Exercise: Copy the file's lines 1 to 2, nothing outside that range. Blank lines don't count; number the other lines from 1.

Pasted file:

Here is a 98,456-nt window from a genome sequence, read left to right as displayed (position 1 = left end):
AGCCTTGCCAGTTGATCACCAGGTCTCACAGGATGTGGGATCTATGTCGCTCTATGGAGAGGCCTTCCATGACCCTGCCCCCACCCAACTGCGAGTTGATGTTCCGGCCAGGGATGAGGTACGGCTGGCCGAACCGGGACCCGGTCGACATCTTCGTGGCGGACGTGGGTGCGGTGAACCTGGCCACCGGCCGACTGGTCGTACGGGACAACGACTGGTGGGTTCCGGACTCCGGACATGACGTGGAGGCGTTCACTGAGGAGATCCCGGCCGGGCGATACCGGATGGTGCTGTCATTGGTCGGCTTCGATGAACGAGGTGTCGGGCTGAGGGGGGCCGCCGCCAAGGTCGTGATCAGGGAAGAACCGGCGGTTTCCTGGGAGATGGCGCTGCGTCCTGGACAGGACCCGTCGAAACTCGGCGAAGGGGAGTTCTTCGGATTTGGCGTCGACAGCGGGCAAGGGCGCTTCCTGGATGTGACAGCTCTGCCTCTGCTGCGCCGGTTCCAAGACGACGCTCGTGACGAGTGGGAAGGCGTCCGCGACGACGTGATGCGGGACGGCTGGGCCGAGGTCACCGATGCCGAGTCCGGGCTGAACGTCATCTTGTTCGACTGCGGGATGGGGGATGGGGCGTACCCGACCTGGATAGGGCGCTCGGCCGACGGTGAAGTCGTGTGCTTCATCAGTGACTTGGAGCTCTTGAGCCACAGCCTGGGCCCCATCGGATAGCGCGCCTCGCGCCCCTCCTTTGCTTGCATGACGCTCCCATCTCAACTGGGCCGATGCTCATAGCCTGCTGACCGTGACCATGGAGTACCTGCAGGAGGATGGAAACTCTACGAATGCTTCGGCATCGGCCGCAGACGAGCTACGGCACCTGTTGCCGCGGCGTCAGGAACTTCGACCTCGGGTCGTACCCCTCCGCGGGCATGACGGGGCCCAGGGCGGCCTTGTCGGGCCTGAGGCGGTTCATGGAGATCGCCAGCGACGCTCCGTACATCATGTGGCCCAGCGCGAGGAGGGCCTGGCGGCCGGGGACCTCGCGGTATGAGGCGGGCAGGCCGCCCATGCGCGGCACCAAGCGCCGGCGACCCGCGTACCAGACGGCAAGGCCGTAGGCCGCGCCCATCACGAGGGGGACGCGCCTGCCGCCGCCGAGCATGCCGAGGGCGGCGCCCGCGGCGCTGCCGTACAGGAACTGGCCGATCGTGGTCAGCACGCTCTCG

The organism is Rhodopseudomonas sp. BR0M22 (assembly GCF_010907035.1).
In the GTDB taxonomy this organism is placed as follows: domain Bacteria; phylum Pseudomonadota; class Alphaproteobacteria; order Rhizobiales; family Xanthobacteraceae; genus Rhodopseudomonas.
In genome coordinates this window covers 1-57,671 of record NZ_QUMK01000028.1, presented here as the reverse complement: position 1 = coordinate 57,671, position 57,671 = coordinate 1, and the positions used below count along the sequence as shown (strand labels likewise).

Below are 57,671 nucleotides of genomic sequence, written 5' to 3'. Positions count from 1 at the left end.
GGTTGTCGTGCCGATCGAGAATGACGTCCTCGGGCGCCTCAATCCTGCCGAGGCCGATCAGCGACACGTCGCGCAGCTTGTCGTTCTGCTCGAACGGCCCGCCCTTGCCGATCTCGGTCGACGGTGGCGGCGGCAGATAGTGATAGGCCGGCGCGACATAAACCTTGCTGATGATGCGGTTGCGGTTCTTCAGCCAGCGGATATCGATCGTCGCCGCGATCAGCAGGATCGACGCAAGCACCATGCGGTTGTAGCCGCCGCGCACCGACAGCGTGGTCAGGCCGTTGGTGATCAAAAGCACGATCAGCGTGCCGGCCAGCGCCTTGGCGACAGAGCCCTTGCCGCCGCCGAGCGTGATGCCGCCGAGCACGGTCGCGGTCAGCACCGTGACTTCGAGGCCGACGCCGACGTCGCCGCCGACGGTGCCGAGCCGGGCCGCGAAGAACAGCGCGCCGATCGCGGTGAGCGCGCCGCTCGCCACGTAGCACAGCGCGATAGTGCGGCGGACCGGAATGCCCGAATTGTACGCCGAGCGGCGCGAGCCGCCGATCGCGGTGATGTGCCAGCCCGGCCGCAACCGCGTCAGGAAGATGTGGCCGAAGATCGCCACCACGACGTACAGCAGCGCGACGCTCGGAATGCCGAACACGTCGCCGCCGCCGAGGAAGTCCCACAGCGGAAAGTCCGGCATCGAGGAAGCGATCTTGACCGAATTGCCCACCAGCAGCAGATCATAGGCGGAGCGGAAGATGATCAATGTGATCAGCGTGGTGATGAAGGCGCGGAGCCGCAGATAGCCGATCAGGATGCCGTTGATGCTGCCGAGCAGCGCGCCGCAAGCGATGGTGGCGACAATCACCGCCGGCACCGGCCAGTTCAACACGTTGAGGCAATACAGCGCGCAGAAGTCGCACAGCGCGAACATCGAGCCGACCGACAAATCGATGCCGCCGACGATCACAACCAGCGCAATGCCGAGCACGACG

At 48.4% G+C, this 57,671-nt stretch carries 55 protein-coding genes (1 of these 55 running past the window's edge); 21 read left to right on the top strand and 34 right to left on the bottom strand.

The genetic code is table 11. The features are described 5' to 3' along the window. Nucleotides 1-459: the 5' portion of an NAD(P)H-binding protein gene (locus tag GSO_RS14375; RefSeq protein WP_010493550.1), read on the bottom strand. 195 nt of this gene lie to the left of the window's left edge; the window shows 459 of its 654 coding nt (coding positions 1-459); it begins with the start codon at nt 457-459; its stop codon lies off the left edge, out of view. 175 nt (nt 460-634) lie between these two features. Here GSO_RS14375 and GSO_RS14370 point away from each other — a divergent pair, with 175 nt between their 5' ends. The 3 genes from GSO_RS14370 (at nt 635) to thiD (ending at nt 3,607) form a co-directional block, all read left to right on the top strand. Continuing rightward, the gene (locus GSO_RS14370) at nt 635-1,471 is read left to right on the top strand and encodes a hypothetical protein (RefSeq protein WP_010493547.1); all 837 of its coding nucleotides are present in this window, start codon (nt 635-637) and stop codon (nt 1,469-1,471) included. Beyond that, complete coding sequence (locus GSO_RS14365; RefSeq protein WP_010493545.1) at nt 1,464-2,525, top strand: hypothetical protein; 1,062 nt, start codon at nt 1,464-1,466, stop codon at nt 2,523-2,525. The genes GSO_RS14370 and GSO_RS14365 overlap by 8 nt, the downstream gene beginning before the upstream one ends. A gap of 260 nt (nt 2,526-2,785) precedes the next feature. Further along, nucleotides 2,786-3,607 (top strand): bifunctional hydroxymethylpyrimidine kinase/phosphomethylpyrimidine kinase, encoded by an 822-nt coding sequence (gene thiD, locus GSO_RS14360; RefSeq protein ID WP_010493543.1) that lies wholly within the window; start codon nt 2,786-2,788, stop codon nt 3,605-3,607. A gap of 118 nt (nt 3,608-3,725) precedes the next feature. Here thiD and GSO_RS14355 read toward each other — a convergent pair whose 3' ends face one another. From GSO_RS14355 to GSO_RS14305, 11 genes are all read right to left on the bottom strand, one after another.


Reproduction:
Here is a 98,456-nt window from a genome sequence, read left to right as displayed (position 1 = left end):
AGCCTTGCCAGTTGATCACCAGGTCTCACAGGATGTGGGATCTATGTCGCTCTATGGAGAGGCCTTCCATGACCCTGCCCCCACCCAACTGCGAGTTGATGTTCCGGCCAGGGATGAGGTACGGCTGGCCGAACCGGGACCCGGTCGACATCTTCGTGGCGGACGTGGGTGCGGTGAACCTGGCCACCGGCCGACTGGTCGTACGGGACAACGACTGGTGGGTTCCGGACTCCGGACATGACGTGGAGGCGTTCACTGAGGAGATCCCGGCCGGGCGATACCGGATGGTGCTGTCATTGGTCGGCTTCGATGAACGAGGTGTCGGGCTGAGGGGGGCCGCCGCCAAGGTCGTGATCAGGGAAGAACCGGCGGTTTCCTGGGAGATGGCGCTGCGTCCTGGACAGGACCCGTCGAAACTCGGCGAAGGGGAGTTCTTCGGATTTGGCGTCGACAGCGGGCAAGGGCGCTTCCTGGATGTGACAGCTCTGCCTCTGCTGCGCCGGTTCCAAGACGACGCTCGTGACGAGTGGGAAGGCGTCCGCGACGACGTGATGCGGGACGGCTGGGCCGAGGTCACCGATGCCGAGTCCGGGCTGAACGTCATCTTGTTCGACTGCGGGATGGGGGATGGGGCGTACCCGACCTGGATAGGGCGCTCGGCCGACGGTGAAGTCGTGTGCTTCATCAGTGACTTGGAGCTCTTGAGCCACAGCCTGGGCCCCATCGGATAGCGCGCCTCGCGCCCCTCCTTTGCTTGCATGACGCTCCCATCTCAACTGGGCCGATGCTCATAGCCTGCTGACCGTGACCATGGAGTACCTGCAGGAGGATGGAAACTCTACGAATGCTTCGGCATCGGCCGCAGACGAGCTACGGCACCTGTTGCCGCGGCGTCAGGAACTTCGACCTCGGGTCGTACCCCTCCGCGGGCATGACGGGGCCCAGGGCGGCCTTGTCGGGCCTGAGGCGGTTCATGGAGATCGCCAGCGACGCTCCGTACATCATGTGGCCCAGCGCGAGGAGGGCCTGGCGGCCGGGGACCTCGCGGTATGAGGCGGGCAGGCCGCCCATGCGCGGCACCAAGCGCCGGCGACCCGCGTACCAGACGGCAAGGCCGTAGGCCGCGCCCATCACGAGGGGGACGCGCCTGCCGCCGCCGAGCATGCCGAGGGCGGCGCCCGCGGCGCTGCCGTACAGGAACTGGCCGATCGTGGTCAGCACGCTCTCG